HIMS 661 UMDC HIE & Interoperability Discussion

Hi, Please, read and contribute to peer discussions in 100 words minimum each with at least 2-3 credible references in APA style.

Peer 1: Improvements in EHR interoperability as well as other interoperable aspects of healthcare information systems are in demand because interoperability streamlines workflows and allows data transfer between different organizations, providers, and stakeholders (Healthit.gov, 2013). Creating interoperability standards regarding application interactions, system communications, information processing and management, and device integration is one way HIM managers can work to establish foundational interoperability at the very least for hospital EHR systems. Additionally, CMS recently mandated a final rule for health information interoperability by requiring HL7 FHIR API (Fast Healthcare Interoperability Resources Application Programming Interface) and information blocking standards (CMS, 2020). Therefore, seeking to improve interoperability is also an effort for organizations to remain compliant with current healthcare legislation and regulations. Some challenges to improving interoperability are data standardization and vulnerabilities to data leakage. Reisman (2017) write that while EHR adoption was highly incentivized in the past decade, health information exchange was not incentivized nearly to the same level. This resulted in lack of incentives for providers to justify paying fees required to integrate their EHR’s with others, lack of motivation for vendors to offer interoperable systems from the start, and a slow to non-existent pace for adoption of data infrastructure standards. Additionally, she writes that fragmented care and a competitive advantage culture in healthcare sometimes cause information blocking simply to create market dominance and improve revenue through data exclusivity. In regards to data leakage, interoperability creates cybersecurity risks where single point failures can cause the leakage of patient information (Yaqoob et al., 2021). This is especially evident in cloud sharing technology. To combat these challenges, HIM managers should foster a culture of coordinated care, where data sharing is aimed at the overall goal of improving patient care. HIM managers can support better HIE through implementing HIE standards like HL7 FHIR API’s and urging neighboring facilities to do the same. Developing new data safety measures for protecting patient data in interoperable systems is also one way HIM managers can push for more interoperable system adoption.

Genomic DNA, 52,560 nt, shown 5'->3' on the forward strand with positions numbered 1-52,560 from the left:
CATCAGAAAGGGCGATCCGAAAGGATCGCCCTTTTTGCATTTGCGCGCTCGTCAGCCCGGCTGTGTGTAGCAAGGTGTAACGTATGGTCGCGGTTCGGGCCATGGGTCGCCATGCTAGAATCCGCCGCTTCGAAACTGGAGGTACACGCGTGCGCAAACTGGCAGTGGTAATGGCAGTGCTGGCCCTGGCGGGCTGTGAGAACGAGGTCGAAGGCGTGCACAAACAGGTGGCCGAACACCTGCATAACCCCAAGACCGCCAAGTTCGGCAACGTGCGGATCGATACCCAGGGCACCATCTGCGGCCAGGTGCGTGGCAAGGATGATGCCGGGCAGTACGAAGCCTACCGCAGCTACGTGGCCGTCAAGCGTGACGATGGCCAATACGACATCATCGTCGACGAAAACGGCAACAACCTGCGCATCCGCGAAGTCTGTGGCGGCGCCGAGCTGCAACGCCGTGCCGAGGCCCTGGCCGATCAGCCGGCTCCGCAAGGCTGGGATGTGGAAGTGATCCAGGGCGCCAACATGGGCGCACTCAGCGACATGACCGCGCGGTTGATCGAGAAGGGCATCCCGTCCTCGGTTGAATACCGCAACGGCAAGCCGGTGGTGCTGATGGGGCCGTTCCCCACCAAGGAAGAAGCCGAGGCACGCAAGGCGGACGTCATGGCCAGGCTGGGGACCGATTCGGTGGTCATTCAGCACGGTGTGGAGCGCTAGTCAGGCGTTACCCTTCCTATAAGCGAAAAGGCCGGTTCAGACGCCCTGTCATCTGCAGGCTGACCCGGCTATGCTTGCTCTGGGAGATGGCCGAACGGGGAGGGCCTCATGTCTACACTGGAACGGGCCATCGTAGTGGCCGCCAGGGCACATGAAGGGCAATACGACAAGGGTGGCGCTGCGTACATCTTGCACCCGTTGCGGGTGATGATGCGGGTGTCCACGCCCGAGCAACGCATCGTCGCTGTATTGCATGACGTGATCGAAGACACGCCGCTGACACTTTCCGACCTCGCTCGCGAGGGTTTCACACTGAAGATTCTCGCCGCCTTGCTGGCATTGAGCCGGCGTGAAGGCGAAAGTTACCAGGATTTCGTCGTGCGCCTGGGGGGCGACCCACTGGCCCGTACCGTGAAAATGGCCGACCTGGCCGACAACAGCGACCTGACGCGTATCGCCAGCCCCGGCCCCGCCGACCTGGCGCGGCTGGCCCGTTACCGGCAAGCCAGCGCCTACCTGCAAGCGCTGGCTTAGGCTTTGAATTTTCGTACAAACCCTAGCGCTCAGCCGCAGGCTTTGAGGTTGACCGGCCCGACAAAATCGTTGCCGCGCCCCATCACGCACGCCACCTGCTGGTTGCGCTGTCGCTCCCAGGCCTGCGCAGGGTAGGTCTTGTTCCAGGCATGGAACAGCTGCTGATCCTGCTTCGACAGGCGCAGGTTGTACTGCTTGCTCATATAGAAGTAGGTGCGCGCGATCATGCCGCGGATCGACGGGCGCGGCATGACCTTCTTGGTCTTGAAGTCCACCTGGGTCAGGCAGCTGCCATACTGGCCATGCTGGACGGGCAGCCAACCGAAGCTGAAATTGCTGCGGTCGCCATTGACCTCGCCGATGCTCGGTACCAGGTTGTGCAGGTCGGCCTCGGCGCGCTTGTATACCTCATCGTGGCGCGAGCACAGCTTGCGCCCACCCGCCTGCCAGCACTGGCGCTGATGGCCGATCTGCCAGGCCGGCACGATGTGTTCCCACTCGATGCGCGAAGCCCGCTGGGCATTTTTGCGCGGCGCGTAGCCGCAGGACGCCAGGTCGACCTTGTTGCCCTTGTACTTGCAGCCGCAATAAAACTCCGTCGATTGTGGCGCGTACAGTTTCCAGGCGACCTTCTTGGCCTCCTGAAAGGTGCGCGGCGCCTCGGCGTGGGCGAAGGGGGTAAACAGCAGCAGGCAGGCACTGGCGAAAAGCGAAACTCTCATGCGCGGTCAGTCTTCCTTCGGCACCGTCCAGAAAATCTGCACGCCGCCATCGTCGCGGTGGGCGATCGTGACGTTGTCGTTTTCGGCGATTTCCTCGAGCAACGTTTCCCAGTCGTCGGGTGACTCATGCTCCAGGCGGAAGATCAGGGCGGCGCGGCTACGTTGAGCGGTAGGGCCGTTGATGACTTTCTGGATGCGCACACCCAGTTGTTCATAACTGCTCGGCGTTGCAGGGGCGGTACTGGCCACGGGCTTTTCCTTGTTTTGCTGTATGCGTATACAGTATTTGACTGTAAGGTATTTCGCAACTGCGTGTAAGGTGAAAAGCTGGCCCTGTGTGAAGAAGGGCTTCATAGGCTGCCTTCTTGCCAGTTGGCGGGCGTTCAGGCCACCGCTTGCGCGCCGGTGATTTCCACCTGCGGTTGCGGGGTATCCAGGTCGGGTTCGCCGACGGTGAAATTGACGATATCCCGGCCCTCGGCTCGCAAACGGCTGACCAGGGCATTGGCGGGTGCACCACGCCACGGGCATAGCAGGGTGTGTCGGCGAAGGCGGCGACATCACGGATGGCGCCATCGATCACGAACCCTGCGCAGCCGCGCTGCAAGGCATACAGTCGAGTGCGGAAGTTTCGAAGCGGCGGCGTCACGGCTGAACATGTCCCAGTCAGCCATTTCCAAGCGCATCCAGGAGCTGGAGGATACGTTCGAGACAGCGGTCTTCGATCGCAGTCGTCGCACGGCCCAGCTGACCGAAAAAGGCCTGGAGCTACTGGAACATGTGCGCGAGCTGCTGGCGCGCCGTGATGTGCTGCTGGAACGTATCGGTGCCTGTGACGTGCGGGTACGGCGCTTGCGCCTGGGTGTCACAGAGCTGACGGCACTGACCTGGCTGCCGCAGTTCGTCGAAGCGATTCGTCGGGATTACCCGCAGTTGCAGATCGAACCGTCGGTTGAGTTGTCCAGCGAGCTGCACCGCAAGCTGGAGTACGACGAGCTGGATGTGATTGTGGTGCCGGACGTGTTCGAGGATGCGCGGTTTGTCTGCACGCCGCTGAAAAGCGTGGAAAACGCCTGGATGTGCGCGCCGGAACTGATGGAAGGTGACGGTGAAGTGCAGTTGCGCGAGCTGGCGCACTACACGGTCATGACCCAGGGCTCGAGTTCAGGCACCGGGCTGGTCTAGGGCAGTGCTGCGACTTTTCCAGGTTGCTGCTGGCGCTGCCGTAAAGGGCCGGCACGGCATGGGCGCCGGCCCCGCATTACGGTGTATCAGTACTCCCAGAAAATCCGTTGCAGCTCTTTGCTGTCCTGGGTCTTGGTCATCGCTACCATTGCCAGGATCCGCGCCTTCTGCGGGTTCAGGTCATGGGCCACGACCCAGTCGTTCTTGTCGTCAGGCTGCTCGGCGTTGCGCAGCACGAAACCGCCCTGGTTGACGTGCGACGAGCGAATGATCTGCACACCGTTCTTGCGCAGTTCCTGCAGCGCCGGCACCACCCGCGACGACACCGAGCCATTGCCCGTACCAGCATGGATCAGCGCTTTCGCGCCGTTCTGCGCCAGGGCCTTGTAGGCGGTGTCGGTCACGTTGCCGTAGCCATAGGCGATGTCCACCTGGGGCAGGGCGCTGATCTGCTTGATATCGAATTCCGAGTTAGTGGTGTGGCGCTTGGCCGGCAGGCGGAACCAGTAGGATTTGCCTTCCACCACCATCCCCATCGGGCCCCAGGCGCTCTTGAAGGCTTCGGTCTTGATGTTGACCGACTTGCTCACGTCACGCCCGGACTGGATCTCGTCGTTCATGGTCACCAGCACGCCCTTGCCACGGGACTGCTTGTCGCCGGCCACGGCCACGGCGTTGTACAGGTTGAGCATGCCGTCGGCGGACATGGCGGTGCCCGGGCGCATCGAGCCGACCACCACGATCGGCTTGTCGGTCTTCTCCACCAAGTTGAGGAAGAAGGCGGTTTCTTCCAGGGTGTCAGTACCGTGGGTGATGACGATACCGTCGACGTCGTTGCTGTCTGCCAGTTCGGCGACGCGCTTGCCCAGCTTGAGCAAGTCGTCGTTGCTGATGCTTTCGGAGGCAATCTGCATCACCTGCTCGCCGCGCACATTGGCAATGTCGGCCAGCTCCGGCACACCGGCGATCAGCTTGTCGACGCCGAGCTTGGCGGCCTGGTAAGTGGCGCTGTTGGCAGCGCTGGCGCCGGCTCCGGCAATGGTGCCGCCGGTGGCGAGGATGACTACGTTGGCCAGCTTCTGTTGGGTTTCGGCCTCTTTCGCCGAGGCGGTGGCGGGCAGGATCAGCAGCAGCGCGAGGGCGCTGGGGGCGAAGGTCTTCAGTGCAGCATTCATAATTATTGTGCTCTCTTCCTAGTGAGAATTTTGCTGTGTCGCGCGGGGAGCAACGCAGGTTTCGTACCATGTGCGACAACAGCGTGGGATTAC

CMS. (2020). CMS Rule. Www.cmspatientaccessrule.com. https://www.cmspatientaccessrule.com/#:~:text=CMS%20recently%20introduced%20new%20interoperability

Healthit.gov. (2013). What is EHR Interoperability and why is it important? | HealthIT.gov. Www.healthit.gov. https://www.healthit.gov/faq/what-ehr-interoperability-and-why-it-important

Reisman M. (2017). EHRs: The challenge of making electronic data usable and interoperable. P & T : A Peer-Reviewed Journal for Formulary Management, 42(9), 572–575. PMID: 28890644

Peer 2: Today there is lots of focus on improving interoperability to increase health information exchange. Some of the challenges in this area are improving interoperability including standardization of terminology and normalizing data to those standards. The Health Information Technology for Economic and Clinical Health (HITECH) Act was passed to drive the adoption and use of HIT by authorizing the Centers for Medicare and Medicaid Services (CMS) Incentive program. (Powell, K. (n. d.). For example, interoperability improves clinical decision-making through timely and complete access to information, evidence-based guidelines are more accessible, and care is more person-centered when patients and caregivers are empowered by having access to and control over their health data. Health organizations might need to update their EHR systems to improve the flow between providers so interoperability allows better access to patients and providers. The objective of interoperability is to allow the seamless flow of information to make health outcomes better.

HIM professionals support this work by the adoption of appropriate privacy and information security policies, which must also be considered in advancing the bidirectional sharing of data to ensure the privacy, confidentiality, and security of a patient’s health information. (AHIMA, n. d.). Rules and regulations should be followed to ensure patient privacy and security are always in the interoperability process. While information exchange must be kept up to date to allow interoperability to proceed, the HIM professional must keep abreast of new standards changes to implement these changes within the healthcare organization. As HIM professionals, it is our duty to continue our education to make sure we educate providers and healthcare staff on new policies and procedures that implement better healthcare outcomes for patients.


Powell, K. & Alexander, G. (n. d.). Mitigating Barriers to Interoperability in Health Care. Retrieved from, https://www.himss.org/resources/mitigating-barriers-interoperability-health-care

AHIMA. (n. d.). AHIMA Public Policy Statement: Interoperability. Retrieved from, https://www.ahima.org/media/qlkjsw5f/ahima-interoperability-public-policy-s